As it plodded forward over a period of months, the free agency of Bryce Harper was more laborious than intriguing for the outside observer. But the twists and turns, the strategies and stratagems, and the overriding uncertainty that blanketed the process are all much more interesting when told in a retrospective, narrative form. In a subscriber-only post, Matt Gelb of The Athletic has penned one of the most fascinating hot stove stories in memory regarding the Phillies’ high-stakes offseason, which culminated recently with the signing of Harper. The 26-year-old star set out seeking a record-setting deal in all aspects (length, guarantee, AAV), per Gelb. He also told the Philadelphia organization during their mid-January meeting that he wanted to pick a long-term home and wasn’t interested in opt-outs. Meanwhile, the club was amply willing to make a lengthy commitment, so long as the competitive balance tax burden wasn’t too onerous. The club’s initial $330MM offer was for a 15-year term, with the final deal coming together when the Phils agreed to knock two years off of the length. By the end of the impeccably crafted article, Harper’s free agent process feels like a roller coaster — a thrilling ride with an utterly predictable result. As Gelb puts it, at the moment of decision, the organization realized that this was “a lifetime deal, a marriage between a starved franchise and the game’s most marketable star.”
Frankly, there’s no substitute for reading the full account, which paints a vibrant picture of the Phils’ winter efforts. Here’s more from the National League:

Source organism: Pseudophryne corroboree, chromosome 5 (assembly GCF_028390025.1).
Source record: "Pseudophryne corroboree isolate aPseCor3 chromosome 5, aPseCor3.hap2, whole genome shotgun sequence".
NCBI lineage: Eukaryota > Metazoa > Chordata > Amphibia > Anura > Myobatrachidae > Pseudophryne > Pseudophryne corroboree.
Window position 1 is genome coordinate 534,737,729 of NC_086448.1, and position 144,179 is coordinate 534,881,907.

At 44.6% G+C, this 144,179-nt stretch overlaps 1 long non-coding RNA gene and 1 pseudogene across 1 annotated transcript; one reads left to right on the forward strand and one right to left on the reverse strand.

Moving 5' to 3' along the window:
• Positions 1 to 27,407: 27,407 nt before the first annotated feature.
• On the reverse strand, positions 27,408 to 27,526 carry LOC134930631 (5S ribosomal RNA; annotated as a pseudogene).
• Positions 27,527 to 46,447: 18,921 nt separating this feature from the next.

- Although the Dodgers remain hopeful that Clayton Kershaw will be ready to make his ninth consecutive Opening Day start, manager Dave Roberts acknowledged to reporters Monday that the left-hander may not be ready to go come March 28 (link via Mike DiGiovanna of the L.A. Times). Kershaw threw from 60 to 70 feet Monday, per DiGiovanna, and Roberts indicated that the lefty continues to trend in the right direction. Even if Kershaw isn’t ready for the opener, there’s no indication to this point that he’d need to miss significant time early in the season. Indeed, as MLB.com’s Ken Gurnick tweets, Roberts says that Kershaw emerged from his throwing session today feeling “pretty excited” with how he felt. Understandably, Roberts also suggested that there’s too much emphasis being placed on Opening Day. If Kershaw isn’t ready to go, the Dodgers will still have Walker Buehler, Hyun-Jin Ryu, Rich Hill, Kenta Maeda, Julio Urias and Ross Stripling as viable rotation pieces, with Brock Stewart and Caleb Ferguson serving as depth options.
- Padres skipper Andy Green has suggested that the main factor in determining whether lefty Matt Strahm will be in the rotation or bullpen will simply be whether he’s able to get stretched out this spring, Kevin Acee of the San Diego Union-Tribune tweets. Strahm tossed 40 pitches in today’s three-inning spring outing, Acee notes, which could bode well for the southpaw’s chances given that there are still three weeks of camp remaining. Strahm, 27, was primarily a reliever in San Diego last season but has started at the minor league level in the past — primarily with the Royals. While Strahm shined as a bullpen option in San Diego last season, it’s understandable that the Friars would want to see if they could potentially coax more innings out of the intriguing southpaw.